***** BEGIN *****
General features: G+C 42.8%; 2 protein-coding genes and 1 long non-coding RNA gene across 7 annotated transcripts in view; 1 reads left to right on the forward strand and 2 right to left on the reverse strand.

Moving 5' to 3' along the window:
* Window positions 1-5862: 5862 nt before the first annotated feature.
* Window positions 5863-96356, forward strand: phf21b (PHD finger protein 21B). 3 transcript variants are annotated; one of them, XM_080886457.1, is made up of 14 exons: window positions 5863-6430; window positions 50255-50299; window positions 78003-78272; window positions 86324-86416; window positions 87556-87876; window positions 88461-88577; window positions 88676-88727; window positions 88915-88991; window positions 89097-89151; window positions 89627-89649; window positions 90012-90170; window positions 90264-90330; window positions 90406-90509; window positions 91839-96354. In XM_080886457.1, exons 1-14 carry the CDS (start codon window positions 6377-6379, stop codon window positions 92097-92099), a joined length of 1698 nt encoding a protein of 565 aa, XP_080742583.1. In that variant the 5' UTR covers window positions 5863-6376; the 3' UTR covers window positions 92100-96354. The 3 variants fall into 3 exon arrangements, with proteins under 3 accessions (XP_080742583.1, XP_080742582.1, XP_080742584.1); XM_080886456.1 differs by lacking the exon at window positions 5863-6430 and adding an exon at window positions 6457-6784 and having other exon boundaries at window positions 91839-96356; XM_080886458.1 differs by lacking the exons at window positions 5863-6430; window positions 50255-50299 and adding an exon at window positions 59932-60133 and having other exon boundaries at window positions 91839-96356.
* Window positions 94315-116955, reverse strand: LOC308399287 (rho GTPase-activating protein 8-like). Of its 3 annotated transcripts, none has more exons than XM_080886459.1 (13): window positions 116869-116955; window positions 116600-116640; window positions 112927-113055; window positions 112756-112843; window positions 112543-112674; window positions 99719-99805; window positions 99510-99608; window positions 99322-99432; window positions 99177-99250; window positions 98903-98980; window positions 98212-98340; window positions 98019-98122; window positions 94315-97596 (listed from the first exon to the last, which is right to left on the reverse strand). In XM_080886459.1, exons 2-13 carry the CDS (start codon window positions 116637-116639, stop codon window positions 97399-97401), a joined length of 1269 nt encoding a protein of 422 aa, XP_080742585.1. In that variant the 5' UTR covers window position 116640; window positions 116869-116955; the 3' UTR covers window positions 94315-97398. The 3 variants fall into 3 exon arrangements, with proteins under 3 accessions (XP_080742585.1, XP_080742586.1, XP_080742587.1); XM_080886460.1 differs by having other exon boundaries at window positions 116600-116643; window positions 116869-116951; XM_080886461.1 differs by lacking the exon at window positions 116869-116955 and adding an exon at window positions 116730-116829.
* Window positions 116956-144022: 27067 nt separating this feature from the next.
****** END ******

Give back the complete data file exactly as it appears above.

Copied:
General features: G+C 42.8%; 2 protein-coding genes and 1 long non-coding RNA gene across 7 annotated transcripts in view; 1 reads left to right on the forward strand and 2 right to left on the reverse strand.

Moving 5' to 3' along the window:
* Window positions 1-5862: 5862 nt before the first annotated feature.
* Window positions 5863-96356, forward strand: phf21b (PHD finger protein 21B). 3 transcript variants are annotated; one of them, XM_080886457.1, is made up of 14 exons: window positions 5863-6430; window positions 50255-50299; window positions 78003-78272; window positions 86324-86416; window positions 87556-87876; window positions 88461-88577; window positions 88676-88727; window positions 88915-88991; window positions 89097-89151; window positions 89627-89649; window positions 90012-90170; window positions 90264-90330; window positions 90406-90509; window positions 91839-96354. In XM_080886457.1, exons 1-14 carry the CDS (start codon window positions 6377-6379, stop codon window positions 92097-92099), a joined length of 1698 nt encoding a protein of 565 aa, XP_080742583.1. In that variant the 5' UTR covers window positions 5863-6376; the 3' UTR covers window positions 92100-96354. The 3 variants fall into 3 exon arrangements, with proteins under 3 accessions (XP_080742583.1, XP_080742582.1, XP_080742584.1); XM_080886456.1 differs by lacking the exon at window positions 5863-6430 and adding an exon at window positions 6457-6784 and having other exon boundaries at window positions 91839-96356; XM_080886458.1 differs by lacking the exons at window positions 5863-6430; window positions 50255-50299 and adding an exon at window positions 59932-60133 and having other exon boundaries at window positions 91839-96356.
* Window positions 94315-116955, reverse strand: LOC308399287 (rho GTPase-activating protein 8-like). Of its 3 annotated transcripts, none has more exons than XM_080886459.1 (13): window positions 116869-116955; window positions 116600-116640; window positions 112927-113055; window positions 112756-112843; window positions 112543-112674; window positions 99719-99805; window positions 99510-99608; window positions 99322-99432; window positions 99177-99250; window positions 98903-98980; window positions 98212-98340; window positions 98019-98122; window positions 94315-97596 (listed from the first exon to the last, which is right to left on the reverse strand). In XM_080886459.1, exons 2-13 carry the CDS (start codon window positions 116637-116639, stop codon window positions 97399-97401), a joined length of 1269 nt encoding a protein of 422 aa, XP_080742585.1. In that variant the 5' UTR covers window position 116640; window positions 116869-116955; the 3' UTR covers window positions 94315-97398. The 3 variants fall into 3 exon arrangements, with proteins under 3 accessions (XP_080742585.1, XP_080742586.1, XP_080742587.1); XM_080886460.1 differs by having other exon boundaries at window positions 116600-116643; window positions 116869-116951; XM_080886461.1 differs by lacking the exon at window positions 116869-116955 and adding an exon at window positions 116730-116829.
* Window positions 116956-144022: 27067 nt separating this feature from the next.